The chief war court judge at the U.S. Guantanamo Bay naval base has set May 5 as the date for the arraignment of five men accused of plotting the September 11, 2001 attacks on the United States that killed nearly 3,000 people.
The Pentagon said Tuesday that military judge James Pohl set the rare Saturday morning court date to formally accuse the five suspected al-Qaida militants of participation in the 9/11 plot. The defendants' lawyers could ask for a delay.
The defendants include the self-proclaimed mastermind of the 9/11 attacks, Khalid Sheikh Mohammed, and four other alleged co-conspirators.
They are accused of terrorism, hijacking aircraft, conspiracy, murder and other charges. If found guilty, they could face the death penalty.
The U.S. military last week formally ordered a military tribunal for the five suspects.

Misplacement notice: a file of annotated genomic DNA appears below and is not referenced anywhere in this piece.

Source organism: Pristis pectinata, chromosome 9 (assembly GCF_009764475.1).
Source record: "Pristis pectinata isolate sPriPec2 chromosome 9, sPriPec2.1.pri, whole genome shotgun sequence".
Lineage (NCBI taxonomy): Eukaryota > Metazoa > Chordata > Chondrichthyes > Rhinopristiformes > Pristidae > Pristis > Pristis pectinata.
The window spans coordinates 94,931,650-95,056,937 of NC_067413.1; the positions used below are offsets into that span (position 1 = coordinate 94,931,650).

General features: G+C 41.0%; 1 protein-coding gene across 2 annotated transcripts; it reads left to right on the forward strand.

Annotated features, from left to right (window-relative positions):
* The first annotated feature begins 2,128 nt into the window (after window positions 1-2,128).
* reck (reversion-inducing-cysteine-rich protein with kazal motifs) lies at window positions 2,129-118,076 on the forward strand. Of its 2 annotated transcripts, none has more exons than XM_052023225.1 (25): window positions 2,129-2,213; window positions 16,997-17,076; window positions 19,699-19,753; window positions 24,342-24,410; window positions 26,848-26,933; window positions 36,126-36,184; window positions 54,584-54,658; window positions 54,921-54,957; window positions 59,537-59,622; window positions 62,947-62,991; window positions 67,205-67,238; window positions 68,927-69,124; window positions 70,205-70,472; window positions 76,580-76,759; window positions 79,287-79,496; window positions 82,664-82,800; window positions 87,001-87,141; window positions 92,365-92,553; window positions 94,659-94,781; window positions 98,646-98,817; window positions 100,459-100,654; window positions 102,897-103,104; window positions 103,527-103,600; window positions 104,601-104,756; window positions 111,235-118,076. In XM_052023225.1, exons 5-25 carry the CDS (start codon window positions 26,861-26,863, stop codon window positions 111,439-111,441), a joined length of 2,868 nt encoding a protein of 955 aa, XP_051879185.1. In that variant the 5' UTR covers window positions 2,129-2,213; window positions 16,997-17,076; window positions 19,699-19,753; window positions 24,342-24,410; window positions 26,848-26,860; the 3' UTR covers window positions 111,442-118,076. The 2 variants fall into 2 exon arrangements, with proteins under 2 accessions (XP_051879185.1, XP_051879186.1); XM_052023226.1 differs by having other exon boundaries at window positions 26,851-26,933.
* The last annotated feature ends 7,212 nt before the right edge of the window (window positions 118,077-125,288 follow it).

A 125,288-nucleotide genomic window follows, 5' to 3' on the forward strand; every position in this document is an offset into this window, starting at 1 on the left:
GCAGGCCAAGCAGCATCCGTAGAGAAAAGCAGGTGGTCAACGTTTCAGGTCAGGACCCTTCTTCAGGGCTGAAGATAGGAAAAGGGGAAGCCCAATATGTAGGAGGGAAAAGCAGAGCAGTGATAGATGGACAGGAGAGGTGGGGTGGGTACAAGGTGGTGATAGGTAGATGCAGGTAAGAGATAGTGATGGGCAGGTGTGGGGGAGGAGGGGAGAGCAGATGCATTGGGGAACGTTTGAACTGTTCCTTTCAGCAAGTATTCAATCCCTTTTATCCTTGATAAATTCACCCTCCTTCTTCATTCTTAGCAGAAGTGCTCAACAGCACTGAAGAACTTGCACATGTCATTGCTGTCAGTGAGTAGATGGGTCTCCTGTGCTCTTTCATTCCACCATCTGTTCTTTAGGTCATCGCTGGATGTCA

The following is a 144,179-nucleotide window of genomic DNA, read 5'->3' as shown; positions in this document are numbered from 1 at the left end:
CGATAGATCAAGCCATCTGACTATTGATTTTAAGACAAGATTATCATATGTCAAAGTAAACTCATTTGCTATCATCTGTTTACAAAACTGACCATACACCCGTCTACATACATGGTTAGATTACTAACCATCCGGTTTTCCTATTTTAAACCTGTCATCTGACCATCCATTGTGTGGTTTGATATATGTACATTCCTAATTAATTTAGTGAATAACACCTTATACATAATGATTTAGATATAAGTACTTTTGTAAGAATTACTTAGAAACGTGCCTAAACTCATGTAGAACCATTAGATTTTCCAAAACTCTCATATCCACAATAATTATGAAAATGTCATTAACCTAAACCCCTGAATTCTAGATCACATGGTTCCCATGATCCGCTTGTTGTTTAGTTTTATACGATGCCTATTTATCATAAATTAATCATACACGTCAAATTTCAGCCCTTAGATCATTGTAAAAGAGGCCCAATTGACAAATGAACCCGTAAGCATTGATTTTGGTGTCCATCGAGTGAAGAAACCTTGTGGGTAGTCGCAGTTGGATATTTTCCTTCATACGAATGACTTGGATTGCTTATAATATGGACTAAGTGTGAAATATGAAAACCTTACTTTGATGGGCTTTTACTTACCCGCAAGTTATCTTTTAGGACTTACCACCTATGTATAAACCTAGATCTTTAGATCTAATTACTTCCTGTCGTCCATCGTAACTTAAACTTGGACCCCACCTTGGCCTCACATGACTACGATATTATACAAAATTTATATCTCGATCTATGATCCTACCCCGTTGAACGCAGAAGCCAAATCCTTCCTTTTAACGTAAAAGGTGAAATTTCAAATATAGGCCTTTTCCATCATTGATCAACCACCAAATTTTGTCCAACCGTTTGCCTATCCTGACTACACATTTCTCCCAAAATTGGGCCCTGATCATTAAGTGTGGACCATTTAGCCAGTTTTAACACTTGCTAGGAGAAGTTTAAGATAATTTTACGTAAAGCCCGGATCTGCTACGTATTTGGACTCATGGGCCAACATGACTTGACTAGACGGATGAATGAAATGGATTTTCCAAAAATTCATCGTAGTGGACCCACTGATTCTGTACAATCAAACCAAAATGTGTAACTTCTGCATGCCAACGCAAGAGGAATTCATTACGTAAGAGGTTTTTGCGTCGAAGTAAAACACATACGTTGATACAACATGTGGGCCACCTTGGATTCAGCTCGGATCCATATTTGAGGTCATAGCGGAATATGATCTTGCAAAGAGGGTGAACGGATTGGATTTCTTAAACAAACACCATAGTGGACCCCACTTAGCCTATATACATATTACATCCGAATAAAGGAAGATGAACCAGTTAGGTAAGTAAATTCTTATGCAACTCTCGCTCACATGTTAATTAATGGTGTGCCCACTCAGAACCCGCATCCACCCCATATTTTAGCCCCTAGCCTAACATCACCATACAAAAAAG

The Pentagon says that, in addition to their defense counsel, it has provided the five with attorneys with specialized knowledge and experience in death penalty cases in order to assist their defense.
But human rights groups have slammed the use of military tribunals as opposed to civilian courts. U.S. President Barack Obama initially had pledged to try the accused in a civilian court, but he reversed course last year after U.S. lawmakers passed restrictions prohibiting the transfer of terror detainees to the United States.
In 2008, Khalid Sheikh Mohammed said he wanted to plead guilty to all charges against him.